The business of writing erotica is a rather strange animal these days. Perhaps it always has been, but considering I’ve only been a serious contender in this game for the past couple of years, that’s really the only experience I have to draw on. I spend a considerable amount of time pondering on where we are, how we got here, and…probably most importantly…what can we do about it. As is usually the case, the answer to the last question is as varied as the authors it affects. There really is no “one-size-fits-all” solution that will work for each individual author.
A question was posed recently on the Erotic Authors forum on Reddit:
A rather excellent question to pose, actually. However, me offering any sort of response personally on that particular forum is usually not a good idea. My viewpoints are not well received there. I’m sure a couple of people from there will follow me here and drag me in front of the tribunal to deliver the obligatory 30 lashes for daring to speak ANYTHING negative about Amazon or the authors who publish on it, but at least I can’t be justifiably accused of “starting a fight” there. (Not that it would actually stop anybody from doing so, of course.)
Truthfully, the short answer to the above posed question is, only moderately so. Let’s face it, the way this erotica writing thing is set up at the moment, I will NEVER expand beyond just the nice little extra “spending money” I receive monthly from my publisher. Admittedly, this is mostly by choice. As much as some people may want to accuse me of playing the “Victim of Amazon” card, it is certainly not what I’m doing, nor have I ever done that. I tell people time and time again, if Amazon works for you, then by all means go that route.
The frustrating thing for me usually is I see author after author after author complaining about how Amazon operates, how they keep getting screwed over by Amazon, how fearful they always are about getting dungeoned or dropped completely by Amazon every time they press the “Publish” button, yet time after time after time the only solutions that are ever given any serious consideration involves continuing to feed the hand that bites them. Because of Amazon’s recent changes to their Kindle Unlimited program, authors of erotica, especially short form erotica, now have to work at least three times as hard to maintain the same amount of money they were earning before these changes. I sympathize completely with those who are so dependent on Amazon when they say, “Well, what else can we do?” Unfortunately, the only answer I can give today is, “Nothing”. The main reason I am not a “victim of Amazon” is that I got in on this erotica writing endeavor shortly after Amazon and many of the other biggies did their erotica purge. I never grew dependent on Amazon’s royalties. Real, honest “victims of Amazon” however are out there. By the hundreds, if not the thousands.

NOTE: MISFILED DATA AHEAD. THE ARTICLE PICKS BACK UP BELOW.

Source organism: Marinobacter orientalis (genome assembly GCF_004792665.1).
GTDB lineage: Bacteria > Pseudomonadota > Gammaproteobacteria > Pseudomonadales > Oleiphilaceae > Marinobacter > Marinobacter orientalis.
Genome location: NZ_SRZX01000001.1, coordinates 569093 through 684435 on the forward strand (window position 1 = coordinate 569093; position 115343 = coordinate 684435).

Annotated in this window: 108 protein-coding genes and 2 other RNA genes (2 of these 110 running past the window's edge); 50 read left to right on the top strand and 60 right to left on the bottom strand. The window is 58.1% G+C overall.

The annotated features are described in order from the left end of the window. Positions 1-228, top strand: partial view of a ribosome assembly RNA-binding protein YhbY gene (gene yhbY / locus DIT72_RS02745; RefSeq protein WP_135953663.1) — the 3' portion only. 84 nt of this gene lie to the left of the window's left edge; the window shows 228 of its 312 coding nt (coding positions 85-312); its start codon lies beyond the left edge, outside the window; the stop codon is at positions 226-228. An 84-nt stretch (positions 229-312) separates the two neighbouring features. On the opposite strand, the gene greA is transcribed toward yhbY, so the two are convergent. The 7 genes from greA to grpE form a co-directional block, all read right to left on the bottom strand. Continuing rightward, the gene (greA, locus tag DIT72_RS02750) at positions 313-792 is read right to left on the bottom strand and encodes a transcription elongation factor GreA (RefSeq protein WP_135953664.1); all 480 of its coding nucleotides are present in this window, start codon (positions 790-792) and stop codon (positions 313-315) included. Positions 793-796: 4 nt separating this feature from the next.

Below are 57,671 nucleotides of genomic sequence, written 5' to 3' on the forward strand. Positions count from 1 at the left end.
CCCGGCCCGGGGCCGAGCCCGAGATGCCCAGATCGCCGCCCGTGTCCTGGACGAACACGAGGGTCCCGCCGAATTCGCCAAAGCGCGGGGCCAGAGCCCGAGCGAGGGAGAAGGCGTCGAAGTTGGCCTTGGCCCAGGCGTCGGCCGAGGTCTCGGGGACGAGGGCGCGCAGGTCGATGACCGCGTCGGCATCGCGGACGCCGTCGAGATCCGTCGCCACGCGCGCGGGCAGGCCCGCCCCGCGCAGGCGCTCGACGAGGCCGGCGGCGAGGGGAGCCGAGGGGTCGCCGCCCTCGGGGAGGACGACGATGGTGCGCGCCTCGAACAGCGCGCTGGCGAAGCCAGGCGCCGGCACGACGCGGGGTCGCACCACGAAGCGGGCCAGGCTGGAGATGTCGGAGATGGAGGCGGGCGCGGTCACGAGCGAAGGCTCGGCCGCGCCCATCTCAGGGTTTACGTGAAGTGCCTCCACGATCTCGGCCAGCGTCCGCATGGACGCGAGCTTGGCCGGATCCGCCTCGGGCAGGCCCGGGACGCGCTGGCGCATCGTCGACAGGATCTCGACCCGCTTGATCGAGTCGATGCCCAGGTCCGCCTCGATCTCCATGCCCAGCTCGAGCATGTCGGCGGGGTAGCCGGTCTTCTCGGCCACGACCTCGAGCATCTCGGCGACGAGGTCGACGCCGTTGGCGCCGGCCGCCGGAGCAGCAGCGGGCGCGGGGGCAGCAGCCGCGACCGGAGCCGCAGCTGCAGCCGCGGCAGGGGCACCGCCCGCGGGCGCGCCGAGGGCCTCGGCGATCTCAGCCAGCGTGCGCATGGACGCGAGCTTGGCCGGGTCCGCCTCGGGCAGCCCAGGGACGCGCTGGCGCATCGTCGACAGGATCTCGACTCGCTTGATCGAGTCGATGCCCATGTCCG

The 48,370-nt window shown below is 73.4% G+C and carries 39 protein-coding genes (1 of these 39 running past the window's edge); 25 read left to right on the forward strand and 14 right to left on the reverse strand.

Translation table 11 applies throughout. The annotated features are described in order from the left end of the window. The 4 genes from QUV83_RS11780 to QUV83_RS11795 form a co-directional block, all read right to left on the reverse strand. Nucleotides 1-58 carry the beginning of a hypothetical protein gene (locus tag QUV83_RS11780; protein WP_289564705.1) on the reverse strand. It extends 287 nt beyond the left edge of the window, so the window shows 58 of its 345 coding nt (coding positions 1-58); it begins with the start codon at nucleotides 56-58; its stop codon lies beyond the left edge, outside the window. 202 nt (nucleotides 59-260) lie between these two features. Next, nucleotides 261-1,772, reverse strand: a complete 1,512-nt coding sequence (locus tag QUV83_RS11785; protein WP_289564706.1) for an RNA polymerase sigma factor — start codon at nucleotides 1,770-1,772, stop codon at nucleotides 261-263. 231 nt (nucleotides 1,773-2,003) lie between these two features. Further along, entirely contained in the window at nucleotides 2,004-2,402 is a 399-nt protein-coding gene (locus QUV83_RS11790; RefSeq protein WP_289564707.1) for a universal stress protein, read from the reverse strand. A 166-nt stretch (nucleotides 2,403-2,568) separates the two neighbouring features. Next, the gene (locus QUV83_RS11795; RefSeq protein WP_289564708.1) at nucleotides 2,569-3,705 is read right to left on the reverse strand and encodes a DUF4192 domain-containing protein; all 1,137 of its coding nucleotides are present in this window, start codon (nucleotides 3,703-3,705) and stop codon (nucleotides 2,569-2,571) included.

The problem right now is, Amazon makes it too easy. They make it easy for authors to write crap, and they make it easy for readers to buy it. One click to publish, one click to purchase. Their fucking apps are everywhere. They come pre-installed on damn near every computer, every tablet, every smartphone. Do I blame Amazon for this? Fuck no. Shrewd business folk they are, they’ve expertly learned how to profit from convenience. If readers want to buy poorly written erotica, and writers want to produce it, why is that Amazon’s fault?
(And yes, some people will totally rip me a new one for using the words “poorly written erotica”, but honestly, you CANNOT convince me that dozens of ‘so-called’ authors can pump out 5k stories on a daily, or even weekly basis and honestly say that these are anywhere NEAR being considered “quality” work!)